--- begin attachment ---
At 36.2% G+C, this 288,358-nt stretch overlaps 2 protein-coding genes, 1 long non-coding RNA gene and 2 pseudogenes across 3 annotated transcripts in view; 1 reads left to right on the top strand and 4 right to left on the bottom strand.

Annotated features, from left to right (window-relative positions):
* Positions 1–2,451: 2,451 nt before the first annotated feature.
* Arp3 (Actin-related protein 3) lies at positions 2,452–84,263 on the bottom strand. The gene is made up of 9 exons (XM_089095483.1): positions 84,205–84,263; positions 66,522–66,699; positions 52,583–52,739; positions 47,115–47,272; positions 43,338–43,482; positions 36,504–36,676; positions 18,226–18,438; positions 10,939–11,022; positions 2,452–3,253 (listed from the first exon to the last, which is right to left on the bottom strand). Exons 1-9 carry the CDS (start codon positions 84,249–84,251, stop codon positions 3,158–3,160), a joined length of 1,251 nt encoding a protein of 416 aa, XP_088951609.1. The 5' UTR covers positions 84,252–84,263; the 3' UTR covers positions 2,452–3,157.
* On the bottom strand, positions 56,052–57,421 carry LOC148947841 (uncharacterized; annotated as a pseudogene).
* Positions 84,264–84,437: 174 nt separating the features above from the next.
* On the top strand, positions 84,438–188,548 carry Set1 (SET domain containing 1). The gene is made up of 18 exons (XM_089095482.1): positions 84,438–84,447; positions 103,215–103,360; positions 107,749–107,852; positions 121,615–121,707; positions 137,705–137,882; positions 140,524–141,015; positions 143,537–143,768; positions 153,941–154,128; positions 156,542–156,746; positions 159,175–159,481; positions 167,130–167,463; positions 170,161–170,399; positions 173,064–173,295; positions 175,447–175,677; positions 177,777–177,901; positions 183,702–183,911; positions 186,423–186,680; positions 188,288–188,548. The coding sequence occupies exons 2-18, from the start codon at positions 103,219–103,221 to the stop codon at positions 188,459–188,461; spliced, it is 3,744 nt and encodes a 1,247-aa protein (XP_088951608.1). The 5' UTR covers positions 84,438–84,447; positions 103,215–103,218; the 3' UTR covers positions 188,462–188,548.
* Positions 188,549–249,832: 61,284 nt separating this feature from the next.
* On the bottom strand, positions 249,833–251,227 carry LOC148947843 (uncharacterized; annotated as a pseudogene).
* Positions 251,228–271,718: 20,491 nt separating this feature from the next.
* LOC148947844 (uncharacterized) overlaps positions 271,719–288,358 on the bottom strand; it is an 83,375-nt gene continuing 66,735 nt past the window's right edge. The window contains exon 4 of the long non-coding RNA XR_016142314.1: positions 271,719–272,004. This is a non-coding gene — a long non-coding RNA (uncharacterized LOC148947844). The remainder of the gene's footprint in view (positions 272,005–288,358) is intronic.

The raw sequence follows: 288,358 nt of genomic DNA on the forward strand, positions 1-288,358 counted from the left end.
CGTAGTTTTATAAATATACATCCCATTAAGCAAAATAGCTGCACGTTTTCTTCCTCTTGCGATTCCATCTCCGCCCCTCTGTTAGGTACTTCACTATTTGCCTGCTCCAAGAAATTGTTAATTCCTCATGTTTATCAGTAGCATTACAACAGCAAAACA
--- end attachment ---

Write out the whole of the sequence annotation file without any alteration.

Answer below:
At 36.2% G+C, this 288,358-nt stretch overlaps 2 protein-coding genes, 1 long non-coding RNA gene and 2 pseudogenes across 3 annotated transcripts in view; 1 reads left to right on the top strand and 4 right to left on the bottom strand.

Annotated features, from left to right (window-relative positions):
* Positions 1–2,451: 2,451 nt before the first annotated feature.
* Arp3 (Actin-related protein 3) lies at positions 2,452–84,263 on the bottom strand. The gene is made up of 9 exons (XM_089095483.1): positions 84,205–84,263; positions 66,522–66,699; positions 52,583–52,739; positions 47,115–47,272; positions 43,338–43,482; positions 36,504–36,676; positions 18,226–18,438; positions 10,939–11,022; positions 2,452–3,253 (listed from the first exon to the last, which is right to left on the bottom strand). Exons 1-9 carry the CDS (start codon positions 84,249–84,251, stop codon positions 3,158–3,160), a joined length of 1,251 nt encoding a protein of 416 aa, XP_088951609.1. The 5' UTR covers positions 84,252–84,263; the 3' UTR covers positions 2,452–3,157.
* On the bottom strand, positions 56,052–57,421 carry LOC148947841 (uncharacterized; annotated as a pseudogene).
* Positions 84,264–84,437: 174 nt separating the features above from the next.
* On the top strand, positions 84,438–188,548 carry Set1 (SET domain containing 1). The gene is made up of 18 exons (XM_089095482.1): positions 84,438–84,447; positions 103,215–103,360; positions 107,749–107,852; positions 121,615–121,707; positions 137,705–137,882; positions 140,524–141,015; positions 143,537–143,768; positions 153,941–154,128; positions 156,542–156,746; positions 159,175–159,481; positions 167,130–167,463; positions 170,161–170,399; positions 173,064–173,295; positions 175,447–175,677; positions 177,777–177,901; positions 183,702–183,911; positions 186,423–186,680; positions 188,288–188,548. The coding sequence occupies exons 2-18, from the start codon at positions 103,219–103,221 to the stop codon at positions 188,459–188,461; spliced, it is 3,744 nt and encodes a 1,247-aa protein (XP_088951608.1). The 5' UTR covers positions 84,438–84,447; positions 103,215–103,218; the 3' UTR covers positions 188,462–188,548.
* Positions 188,549–249,832: 61,284 nt separating this feature from the next.
* On the bottom strand, positions 249,833–251,227 carry LOC148947843 (uncharacterized; annotated as a pseudogene).
* Positions 251,228–271,718: 20,491 nt separating this feature from the next.
* LOC148947844 (uncharacterized) overlaps positions 271,719–288,358 on the bottom strand; it is an 83,375-nt gene continuing 66,735 nt past the window's right edge. The window contains exon 4 of the long non-coding RNA XR_016142314.1: positions 271,719–272,004. This is a non-coding gene — a long non-coding RNA (uncharacterized LOC148947844). The remainder of the gene's footprint in view (positions 272,005–288,358) is intronic.

The raw sequence follows: 288,358 nt of genomic DNA on the forward strand, positions 1-288,358 counted from the left end.
CGTAGTTTTATAAATATACATCCCATTAAGCAAAATAGCTGCACGTTTTCTTCCTCTTGCGATTCCATCTCCGCCCCTCTGTTAGGTACTTCACTATTTGCCTGCTCCAAGAAATTGTTAATTCCTCATGTTTATCAGTAGCATTACAACAGCAAAACA